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Students unlikely to sleep enough despite new rules: Hangzhou parents

2017/12/28 10:49:26   source:China Plus

Parents in Hangzhou seem somewhat skeptical about whether a new national rule mandating sleeping hours for students will end up helping their own children sleep more, according to an article in the Qianjiang Evening News.

The rule, issued by the Ministry of Education on December 11th, mandates that schools and parents must guarantee elementary school children 10 hours of sleep each day. Junior high school students have to sleep for at least 9 hours.

"10 hours? That means if my daughter has to get up at 7 a.m., she will have to go to bed at 9 p.m. How's that possible? I would be happy if I can get her to go to bed at 10 p.m.," said a mother in Hangzhou. Her daughter, a grade-six student, attends a supplementary school on Sunday beyond her regular classes.

"My son usually goes to bed at 10:30 p.m. and gets up before 6:30 a.m. I think his classmates are roughly the same. Those who board at school go to bed earlier than others because those who go home at night usually have an extra meal and then do some extra homework," said a mother, whose 15-year-old goes to a private middle school in Hangzhou.

The two mothers are not alone.

A survey conducted by the Qianjiang Evening News, a metropolitan newspaper in Hangzhou, shows none of the respondents who are parents of junior high school students say their children can get 9 hours of sleep. A similar survey of parents whose children are in grade five or six shows close to three-quarters of those asked say their children usually only get 8 hours of sleep each day.

The new sleep mandate isn't the first time the Chinese government has issued these kinds of rules. An order first issued in 2008 has been poorly enforced, as both schools and parents tend to press their kids to spend more time studying to be admitted to elite middle schools or elite universities.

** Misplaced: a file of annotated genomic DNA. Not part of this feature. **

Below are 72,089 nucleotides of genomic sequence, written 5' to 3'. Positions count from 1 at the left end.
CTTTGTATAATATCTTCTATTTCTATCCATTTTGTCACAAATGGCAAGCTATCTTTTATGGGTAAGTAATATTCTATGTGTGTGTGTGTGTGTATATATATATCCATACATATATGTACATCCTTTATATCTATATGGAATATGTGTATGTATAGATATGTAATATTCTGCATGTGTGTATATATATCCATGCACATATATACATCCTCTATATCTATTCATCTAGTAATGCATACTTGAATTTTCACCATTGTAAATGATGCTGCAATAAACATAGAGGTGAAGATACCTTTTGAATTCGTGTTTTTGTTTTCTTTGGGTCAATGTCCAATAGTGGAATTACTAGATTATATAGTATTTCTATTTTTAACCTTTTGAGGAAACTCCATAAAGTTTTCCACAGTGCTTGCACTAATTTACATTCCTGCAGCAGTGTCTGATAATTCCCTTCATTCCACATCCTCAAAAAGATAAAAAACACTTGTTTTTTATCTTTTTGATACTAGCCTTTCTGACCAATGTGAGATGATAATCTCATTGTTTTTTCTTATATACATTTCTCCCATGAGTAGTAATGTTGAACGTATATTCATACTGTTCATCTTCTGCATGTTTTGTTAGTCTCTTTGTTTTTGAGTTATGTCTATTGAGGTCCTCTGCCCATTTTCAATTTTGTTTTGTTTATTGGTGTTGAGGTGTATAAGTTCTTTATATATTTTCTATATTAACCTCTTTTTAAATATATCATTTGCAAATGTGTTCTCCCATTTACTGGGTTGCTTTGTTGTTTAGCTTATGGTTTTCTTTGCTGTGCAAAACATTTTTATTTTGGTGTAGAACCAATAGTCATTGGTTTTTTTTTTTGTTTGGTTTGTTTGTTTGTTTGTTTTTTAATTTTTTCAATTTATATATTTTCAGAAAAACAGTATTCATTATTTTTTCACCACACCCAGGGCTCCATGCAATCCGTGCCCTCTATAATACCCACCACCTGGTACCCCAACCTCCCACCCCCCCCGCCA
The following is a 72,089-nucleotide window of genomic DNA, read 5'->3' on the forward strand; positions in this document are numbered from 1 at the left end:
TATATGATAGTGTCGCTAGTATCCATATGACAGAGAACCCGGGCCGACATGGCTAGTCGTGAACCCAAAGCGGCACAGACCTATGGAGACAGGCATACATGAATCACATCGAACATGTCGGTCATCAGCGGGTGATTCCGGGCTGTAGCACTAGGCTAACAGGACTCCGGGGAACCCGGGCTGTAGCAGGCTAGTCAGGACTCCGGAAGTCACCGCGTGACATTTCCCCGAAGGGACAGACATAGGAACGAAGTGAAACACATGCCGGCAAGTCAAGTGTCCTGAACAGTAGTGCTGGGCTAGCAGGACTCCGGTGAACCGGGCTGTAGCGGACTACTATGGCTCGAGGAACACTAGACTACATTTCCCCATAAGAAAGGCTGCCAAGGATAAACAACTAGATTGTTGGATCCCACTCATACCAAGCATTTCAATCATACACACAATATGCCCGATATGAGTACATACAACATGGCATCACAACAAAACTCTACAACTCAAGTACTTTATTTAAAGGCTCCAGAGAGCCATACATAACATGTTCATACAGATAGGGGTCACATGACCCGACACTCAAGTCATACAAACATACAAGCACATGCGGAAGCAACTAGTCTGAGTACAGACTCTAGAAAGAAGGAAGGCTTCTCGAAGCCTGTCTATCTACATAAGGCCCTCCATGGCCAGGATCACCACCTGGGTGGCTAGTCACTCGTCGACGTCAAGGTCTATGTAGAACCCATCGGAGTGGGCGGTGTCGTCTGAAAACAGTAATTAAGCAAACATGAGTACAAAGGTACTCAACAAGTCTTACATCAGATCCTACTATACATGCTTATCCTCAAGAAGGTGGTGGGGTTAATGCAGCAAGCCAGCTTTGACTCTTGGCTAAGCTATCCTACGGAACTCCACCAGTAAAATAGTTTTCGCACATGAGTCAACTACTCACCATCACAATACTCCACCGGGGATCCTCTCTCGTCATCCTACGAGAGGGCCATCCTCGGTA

Data compiled by the China Youth & Children Research Center, a state-run research institute, suggest around 60% of China's elementary and middle school students sleep less than what is required by the government.

A recent report released by an independent educational research firm suggests Chinese elementary school and middle school students spend as much as three times more studying than the global average.

Province-wide in Zhejiang, where Hangzhou is located, competition for quality education resources is some of the fiercest in China. In 2016, less than 6% of high school graduates in the province were admitted to universities included in Project 211 and Project 985, which are two programs initiated by the Chinese government in the 1990s to create a group of elite universities.

"It's getting crazy. There is enormous pressure to get my kid into a good middle school. I wish there were 48 hours in a day. I don't even remember the most recent hiking trip I took with my son," said a mother of a grade-six student in Hangzhou.

However, not every parent in Hangzhou is stressing out.

"After discussing it with my wife, we've decided to make our son's sleep a priority. Of course that could mean he might not get into a good school, but at least we have a healthy boy," said a father in Hangzhou's Gongshu District.

Education authorities in Gongshu District recently ordered all elementary schools to delay arrival times in the morning by 30 minutes to try to ease stress among both parents and students.

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